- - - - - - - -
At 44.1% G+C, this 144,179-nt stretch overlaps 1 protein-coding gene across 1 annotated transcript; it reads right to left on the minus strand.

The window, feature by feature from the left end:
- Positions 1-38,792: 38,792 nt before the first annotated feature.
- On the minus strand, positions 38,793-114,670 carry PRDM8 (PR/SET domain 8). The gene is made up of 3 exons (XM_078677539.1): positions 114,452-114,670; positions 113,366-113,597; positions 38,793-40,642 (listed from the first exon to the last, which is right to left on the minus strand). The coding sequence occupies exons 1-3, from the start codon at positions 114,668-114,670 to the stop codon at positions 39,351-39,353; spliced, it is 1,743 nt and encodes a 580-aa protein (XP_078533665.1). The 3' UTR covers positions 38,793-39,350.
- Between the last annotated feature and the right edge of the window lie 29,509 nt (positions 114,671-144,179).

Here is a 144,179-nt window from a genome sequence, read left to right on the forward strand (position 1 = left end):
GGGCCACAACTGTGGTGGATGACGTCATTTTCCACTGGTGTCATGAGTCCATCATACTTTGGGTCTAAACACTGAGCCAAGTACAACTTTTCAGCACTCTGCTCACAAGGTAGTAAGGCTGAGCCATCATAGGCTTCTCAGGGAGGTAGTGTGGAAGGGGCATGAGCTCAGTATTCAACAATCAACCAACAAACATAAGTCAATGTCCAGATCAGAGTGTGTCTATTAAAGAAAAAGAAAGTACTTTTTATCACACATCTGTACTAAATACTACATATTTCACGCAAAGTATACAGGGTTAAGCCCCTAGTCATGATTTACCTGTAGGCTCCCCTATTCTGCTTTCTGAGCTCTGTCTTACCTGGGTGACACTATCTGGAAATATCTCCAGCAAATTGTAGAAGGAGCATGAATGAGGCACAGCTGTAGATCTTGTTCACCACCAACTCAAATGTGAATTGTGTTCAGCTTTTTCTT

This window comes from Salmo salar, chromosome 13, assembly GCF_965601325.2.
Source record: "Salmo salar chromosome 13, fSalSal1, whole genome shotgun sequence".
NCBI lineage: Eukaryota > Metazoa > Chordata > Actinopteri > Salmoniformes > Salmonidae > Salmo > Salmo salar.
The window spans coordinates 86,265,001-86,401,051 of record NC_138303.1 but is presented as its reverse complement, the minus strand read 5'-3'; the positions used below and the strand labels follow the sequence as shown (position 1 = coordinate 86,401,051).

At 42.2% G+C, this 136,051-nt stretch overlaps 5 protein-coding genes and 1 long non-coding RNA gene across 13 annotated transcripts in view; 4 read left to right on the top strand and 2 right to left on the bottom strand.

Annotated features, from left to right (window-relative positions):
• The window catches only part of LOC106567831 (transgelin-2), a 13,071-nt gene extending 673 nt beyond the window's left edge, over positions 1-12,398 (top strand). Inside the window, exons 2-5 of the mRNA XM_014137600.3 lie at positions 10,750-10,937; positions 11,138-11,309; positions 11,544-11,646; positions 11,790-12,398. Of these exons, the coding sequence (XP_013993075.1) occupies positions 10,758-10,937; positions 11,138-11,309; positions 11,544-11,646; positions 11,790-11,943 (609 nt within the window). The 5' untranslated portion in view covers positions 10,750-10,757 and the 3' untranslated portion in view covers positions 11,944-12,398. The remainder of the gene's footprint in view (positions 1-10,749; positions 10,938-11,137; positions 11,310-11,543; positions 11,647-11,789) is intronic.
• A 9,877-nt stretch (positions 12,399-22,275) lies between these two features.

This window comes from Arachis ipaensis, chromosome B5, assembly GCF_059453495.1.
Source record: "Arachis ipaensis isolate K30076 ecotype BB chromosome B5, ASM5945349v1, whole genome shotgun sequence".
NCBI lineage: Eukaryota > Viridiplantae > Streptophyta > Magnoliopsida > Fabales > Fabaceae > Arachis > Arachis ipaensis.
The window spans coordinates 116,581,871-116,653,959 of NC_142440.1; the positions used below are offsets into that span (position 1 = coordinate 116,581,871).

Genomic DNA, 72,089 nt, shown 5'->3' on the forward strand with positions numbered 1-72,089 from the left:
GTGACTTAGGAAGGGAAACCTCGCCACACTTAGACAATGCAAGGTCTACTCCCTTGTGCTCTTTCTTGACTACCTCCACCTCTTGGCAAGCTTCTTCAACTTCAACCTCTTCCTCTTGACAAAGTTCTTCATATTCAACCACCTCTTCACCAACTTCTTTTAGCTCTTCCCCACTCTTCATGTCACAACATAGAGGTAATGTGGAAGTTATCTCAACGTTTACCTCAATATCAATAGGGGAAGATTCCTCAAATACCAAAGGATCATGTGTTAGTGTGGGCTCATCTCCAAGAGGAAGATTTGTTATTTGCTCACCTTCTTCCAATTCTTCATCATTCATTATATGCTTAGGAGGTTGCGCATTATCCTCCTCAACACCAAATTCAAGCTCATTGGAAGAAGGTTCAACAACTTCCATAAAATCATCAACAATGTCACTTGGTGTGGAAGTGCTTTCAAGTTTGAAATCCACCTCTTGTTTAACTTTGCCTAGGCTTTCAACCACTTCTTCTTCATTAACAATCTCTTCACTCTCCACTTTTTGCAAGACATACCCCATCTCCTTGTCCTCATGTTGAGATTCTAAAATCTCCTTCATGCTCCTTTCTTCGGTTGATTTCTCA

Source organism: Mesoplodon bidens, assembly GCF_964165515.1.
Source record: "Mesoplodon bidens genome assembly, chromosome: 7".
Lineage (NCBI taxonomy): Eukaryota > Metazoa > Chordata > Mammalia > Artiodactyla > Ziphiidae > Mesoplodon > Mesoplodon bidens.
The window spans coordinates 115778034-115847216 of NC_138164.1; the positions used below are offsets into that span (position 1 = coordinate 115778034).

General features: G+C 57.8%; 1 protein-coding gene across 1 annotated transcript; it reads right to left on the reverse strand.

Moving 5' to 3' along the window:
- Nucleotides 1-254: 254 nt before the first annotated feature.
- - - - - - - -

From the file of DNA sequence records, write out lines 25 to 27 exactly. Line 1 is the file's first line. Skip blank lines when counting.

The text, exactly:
The window spans coordinates 115778034-115847216 of NC_138164.1; the positions used below are offsets into that span (position 1 = coordinate 115778034).

General features: G+C 57.8%; 1 protein-coding gene across 1 annotated transcript; it reads right to left on the reverse strand.

Moving 5' to 3' along the window: